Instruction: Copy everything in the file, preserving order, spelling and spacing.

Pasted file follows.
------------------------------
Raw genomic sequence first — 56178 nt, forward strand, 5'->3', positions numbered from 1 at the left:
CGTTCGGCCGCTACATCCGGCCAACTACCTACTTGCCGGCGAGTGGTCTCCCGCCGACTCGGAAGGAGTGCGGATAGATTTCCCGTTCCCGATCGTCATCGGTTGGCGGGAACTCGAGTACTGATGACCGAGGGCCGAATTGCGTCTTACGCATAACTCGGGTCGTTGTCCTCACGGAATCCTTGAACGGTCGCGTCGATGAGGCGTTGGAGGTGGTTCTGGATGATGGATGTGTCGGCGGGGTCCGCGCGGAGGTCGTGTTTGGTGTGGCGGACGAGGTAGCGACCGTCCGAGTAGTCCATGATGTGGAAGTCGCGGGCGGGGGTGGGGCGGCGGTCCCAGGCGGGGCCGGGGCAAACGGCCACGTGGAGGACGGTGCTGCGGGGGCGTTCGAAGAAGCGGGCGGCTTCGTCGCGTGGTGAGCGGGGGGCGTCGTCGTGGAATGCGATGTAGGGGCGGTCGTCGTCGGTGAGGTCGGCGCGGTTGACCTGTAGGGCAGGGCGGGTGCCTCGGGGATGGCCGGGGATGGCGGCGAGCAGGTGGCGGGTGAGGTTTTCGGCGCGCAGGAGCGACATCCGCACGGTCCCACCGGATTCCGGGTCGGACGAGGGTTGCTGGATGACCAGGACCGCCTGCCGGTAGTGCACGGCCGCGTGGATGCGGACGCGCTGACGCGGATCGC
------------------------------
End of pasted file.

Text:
Raw genomic sequence first — 56178 nt, forward strand, 5'->3', positions numbered from 1 at the left:
CGTTCGGCCGCTACATCCGGCCAACTACCTACTTGCCGGCGAGTGGTCTCCCGCCGACTCGGAAGGAGTGCGGATAGATTTCCCGTTCCCGATCGTCATCGGTTGGCGGGAACTCGAGTACTGATGACCGAGGGCCGAATTGCGTCTTACGCATAACTCGGGTCGTTGTCCTCACGGAATCCTTGAACGGTCGCGTCGATGAGGCGTTGGAGGTGGTTCTGGATGATGGATGTGTCGGCGGGGTCCGCGCGGAGGTCGTGTTTGGTGTGGCGGACGAGGTAGCGACCGTCCGAGTAGTCCATGATGTGGAAGTCGCGGGCGGGGGTGGGGCGGCGGTCCCAGGCGGGGCCGGGGCAAACGGCCACGTGGAGGACGGTGCTGCGGGGGCGTTCGAAGAAGCGGGCGGCTTCGTCGCGTGGTGAGCGGGGGGCGTCGTCGTGGAATGCGATGTAGGGGCGGTCGTCGTCGGTGAGGTCGGCGCGGTTGACCTGTAGGGCAGGGCGGGTGCCTCGGGGATGGCCGGGGATGGCGGCGAGCAGGTGGCGGGTGAGGTTTTCGGCGCGCAGGAGCGACATCCGCACGGTCCCACCGGATTCCGGGTCGGACGAGGGTTGCTGGATGACCAGGACCGCCTGCCGGTAGTGCACGGCCGCGTGGATGCGGACGCGCTGACGCGGATCGC